I'm sure Canada's Human Rights Commission will get to the bottom of Francois' strange warning to me, inasmuch as I will be filing a complaint with that august body, so I expect they will be reviewing every letter the university has sent to other speakers prior to their speeches to see if any of them were threatened with criminal prosecution.
Both writer Mark Steyn and editor Ezra Levant have been investigated by the Human Rights Commission for promoting hatred toward Muslims.
Levant's alleged crime was to reprint the cartoons of Mohammed originally published in a Danish newspaper, leading practitioners of the Religion of Peace to engage in murderous violence across the globe. Steyn's alleged crime was to publish an excerpt of his book, "America Alone" in Maclean's magazine, in which he jauntily described Muslims as "hot for jihad."
Both of them also flew jet airliners full of passengers into skyscrapers in lower Manhattan, resulting in thousands of deaths. No, wait -- that was somebody else.
Curiously, however, there was no evidence that either the cartoons or the column did, in fact, incite hatred toward Muslims -- nor was there the remotest possibility that they would.
By contrast, conservative speakers are regularly subjected to violent attacks on college campuses. Bill Kristol, Pat Buchanan, David Horowitz and I have all been the targets of infamous campus attacks.
That's why the Clare Boothe Luce Policy Institute (a sponsor of my Canada speeches) and the Young America's Foundation (a sponsor of many of my college speeches) don't send conservatives to college campuses without a bodyguard.
You'd have to be a real A-Houle not to anticipate that accusing a conservative of "promoting hatred" prior to her arrival on a college campus would in actuality -- not in liberal fantasies of terrified Muslims cowering in terror of Mark Steyn readers -- incite real-world violence toward the conservative.
The university itself acknowledged that Francois' letter was likely to provoke violence against me by demanding -- long after my speech was scheduled, but immediately after Francois disseminated his letter -- that my sponsors pony up more than $1,200 for extra security.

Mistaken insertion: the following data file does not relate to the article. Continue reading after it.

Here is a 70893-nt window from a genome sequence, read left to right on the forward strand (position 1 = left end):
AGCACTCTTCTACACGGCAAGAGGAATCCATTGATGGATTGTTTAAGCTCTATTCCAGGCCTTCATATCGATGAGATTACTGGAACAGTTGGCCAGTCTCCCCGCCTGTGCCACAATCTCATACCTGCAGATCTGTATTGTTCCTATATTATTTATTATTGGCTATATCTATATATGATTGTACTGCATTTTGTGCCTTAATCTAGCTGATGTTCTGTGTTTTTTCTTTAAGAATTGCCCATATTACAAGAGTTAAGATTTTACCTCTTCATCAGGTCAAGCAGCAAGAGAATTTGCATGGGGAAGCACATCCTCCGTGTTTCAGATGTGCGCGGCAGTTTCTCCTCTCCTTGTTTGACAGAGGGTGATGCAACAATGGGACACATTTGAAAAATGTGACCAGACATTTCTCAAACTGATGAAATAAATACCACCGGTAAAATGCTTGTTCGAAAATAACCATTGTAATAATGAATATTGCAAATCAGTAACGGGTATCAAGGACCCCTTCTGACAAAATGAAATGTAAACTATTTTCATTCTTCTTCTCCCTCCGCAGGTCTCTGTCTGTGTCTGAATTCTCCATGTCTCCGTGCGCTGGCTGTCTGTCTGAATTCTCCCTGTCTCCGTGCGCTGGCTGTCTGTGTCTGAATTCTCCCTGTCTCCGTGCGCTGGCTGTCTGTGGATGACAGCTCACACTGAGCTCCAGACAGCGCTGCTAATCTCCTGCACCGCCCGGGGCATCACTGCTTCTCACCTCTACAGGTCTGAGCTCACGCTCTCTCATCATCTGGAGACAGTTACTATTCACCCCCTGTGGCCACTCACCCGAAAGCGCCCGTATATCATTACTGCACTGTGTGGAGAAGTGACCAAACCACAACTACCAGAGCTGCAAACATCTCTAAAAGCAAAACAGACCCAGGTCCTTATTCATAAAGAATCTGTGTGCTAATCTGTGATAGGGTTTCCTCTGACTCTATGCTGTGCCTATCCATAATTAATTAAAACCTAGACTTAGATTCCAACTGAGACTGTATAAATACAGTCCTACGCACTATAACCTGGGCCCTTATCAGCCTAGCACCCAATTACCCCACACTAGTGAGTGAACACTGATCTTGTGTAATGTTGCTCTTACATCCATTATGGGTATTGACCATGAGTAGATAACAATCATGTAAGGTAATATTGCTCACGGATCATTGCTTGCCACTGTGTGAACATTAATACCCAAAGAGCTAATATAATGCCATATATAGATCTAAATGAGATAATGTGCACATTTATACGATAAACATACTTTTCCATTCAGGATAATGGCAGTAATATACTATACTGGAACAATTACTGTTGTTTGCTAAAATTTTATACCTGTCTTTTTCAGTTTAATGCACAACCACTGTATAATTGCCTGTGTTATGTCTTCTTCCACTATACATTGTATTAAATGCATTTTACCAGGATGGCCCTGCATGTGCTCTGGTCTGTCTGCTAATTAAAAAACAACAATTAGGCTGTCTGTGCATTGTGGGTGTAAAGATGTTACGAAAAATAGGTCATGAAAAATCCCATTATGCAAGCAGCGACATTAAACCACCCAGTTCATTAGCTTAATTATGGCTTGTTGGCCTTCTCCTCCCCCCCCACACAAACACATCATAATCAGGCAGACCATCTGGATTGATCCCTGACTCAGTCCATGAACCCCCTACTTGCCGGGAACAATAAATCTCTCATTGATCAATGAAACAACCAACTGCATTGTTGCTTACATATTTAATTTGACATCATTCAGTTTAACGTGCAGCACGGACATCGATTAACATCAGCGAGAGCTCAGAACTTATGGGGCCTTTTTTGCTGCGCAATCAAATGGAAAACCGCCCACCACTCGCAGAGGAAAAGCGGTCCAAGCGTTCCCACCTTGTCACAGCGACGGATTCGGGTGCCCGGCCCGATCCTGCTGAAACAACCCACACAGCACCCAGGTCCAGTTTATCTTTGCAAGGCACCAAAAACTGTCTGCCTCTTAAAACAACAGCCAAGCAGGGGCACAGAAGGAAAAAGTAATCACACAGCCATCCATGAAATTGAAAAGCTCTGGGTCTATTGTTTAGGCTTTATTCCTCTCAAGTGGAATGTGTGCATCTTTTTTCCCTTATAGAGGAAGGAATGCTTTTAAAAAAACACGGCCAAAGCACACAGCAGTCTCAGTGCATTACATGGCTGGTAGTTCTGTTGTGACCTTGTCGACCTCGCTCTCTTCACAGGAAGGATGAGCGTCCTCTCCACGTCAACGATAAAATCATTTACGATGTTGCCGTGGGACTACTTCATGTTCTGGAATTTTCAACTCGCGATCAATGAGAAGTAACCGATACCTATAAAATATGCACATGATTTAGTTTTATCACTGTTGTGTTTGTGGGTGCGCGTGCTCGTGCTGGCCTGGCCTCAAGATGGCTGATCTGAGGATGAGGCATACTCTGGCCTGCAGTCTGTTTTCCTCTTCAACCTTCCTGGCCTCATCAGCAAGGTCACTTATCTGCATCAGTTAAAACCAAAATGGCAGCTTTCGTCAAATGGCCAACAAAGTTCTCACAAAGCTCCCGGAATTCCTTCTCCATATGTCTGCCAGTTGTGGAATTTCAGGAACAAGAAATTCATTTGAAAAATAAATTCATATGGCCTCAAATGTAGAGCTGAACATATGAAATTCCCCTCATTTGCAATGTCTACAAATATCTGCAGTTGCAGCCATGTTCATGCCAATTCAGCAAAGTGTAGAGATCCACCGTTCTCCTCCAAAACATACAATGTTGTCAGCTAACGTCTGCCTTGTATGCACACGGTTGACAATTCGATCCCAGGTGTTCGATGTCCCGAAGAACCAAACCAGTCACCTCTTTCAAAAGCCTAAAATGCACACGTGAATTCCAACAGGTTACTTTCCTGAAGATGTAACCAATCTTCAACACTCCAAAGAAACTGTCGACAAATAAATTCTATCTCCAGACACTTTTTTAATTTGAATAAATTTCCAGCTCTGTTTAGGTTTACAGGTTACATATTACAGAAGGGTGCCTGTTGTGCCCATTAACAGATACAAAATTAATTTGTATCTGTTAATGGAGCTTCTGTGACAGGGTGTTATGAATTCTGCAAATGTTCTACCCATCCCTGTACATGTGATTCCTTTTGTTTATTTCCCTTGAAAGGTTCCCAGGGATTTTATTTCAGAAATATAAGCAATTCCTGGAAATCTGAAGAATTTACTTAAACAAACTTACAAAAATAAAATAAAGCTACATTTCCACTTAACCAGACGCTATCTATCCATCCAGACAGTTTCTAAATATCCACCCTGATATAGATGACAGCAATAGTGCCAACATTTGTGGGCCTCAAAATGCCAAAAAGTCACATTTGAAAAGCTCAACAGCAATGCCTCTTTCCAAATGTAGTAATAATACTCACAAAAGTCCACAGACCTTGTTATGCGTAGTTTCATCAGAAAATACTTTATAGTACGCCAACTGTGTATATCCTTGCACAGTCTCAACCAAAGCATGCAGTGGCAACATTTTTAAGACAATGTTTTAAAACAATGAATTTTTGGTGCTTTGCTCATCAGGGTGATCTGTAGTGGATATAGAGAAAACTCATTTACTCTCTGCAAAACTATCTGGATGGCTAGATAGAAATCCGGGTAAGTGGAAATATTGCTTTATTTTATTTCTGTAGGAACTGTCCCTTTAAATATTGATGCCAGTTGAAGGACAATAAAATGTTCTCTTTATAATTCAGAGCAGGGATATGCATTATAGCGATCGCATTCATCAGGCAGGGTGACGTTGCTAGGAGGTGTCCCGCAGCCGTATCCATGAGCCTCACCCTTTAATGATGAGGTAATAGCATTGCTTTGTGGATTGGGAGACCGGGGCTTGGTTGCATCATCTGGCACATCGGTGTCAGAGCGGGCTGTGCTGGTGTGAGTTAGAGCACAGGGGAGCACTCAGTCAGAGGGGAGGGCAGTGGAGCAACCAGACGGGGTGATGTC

Also following Francois' letter, the Ottawa University Student Federation met for 7 1/2 hours to hammer out a series of resolutions denouncing me. The resolutions included:
"Whereas Ann Coulter is a hateful woman;
"Whereas she has made hateful comments against GLBTQ, Muslims, Jews and women;
"Whereas she violates an unwritten code of 'positive-space';
"Be it resolved that the SFUO express its disapproval of having Ann Coulter speak at the University of Ottawa."
At least the students didn't waste 7 1/2 hours on something silly, like their studies.
At the risk of violating anyone's positive space, what happened to Canada? How did the country that gave us Jim Carrey, Mike Myers, Martin Short, Dan Aykroyd and Catherine O'Hara suddenly become a bunch of whining crybabies?
After Tuesday night, the hatred incited by Francois' letter is no longer theoretical. The police called off my speech when the auditorium was surrounded by thousands of rioting liberals -- screaming, blocking the entrance, throwing tables, demanding that my books be burned, and finally setting off the fire alarm.
Sadly, I missed the book burning because I never made it to the building.
But, reportedly, a Canadian crowd hasn't been this excited since they opened a new Tim Hortons. Local reporters couldn't make out what the crowd was chanting, but it was something about "Molson" and a "sled dog."
I've given more than 100 college speeches, and not once has one of my speeches been shut down at any point. Even the pie-throwing incident at the University of Arizona didn't break up the event. I said "Get them!", the college Republicans got them, and then I continued with my rambling, hate-filled diatribe -- I mean, my speech.
So we've run this experiment more than 100 times.
Only one college speech was ever met with so much mob violence that the police were forced to cancel it: The one that was preceded by a letter from the university provost accusing me of hate speech.
(To add insult to injury, Francois didn't even plan to attend my speech because Tuesday is his bikini wax night.)
If a university official's letter accusing a speaker of having a proclivity to commit speech crimes before she's given the speech -- which then leads to Facebook postings demanding that Ann Coulter be hurt, a massive riot and a police-ordered cancellation of the speech -- is not hate speech, then there is no such thing as hate speech.
Either Francois goes to jail or the Human Rights Commission is a hoax and a fraud.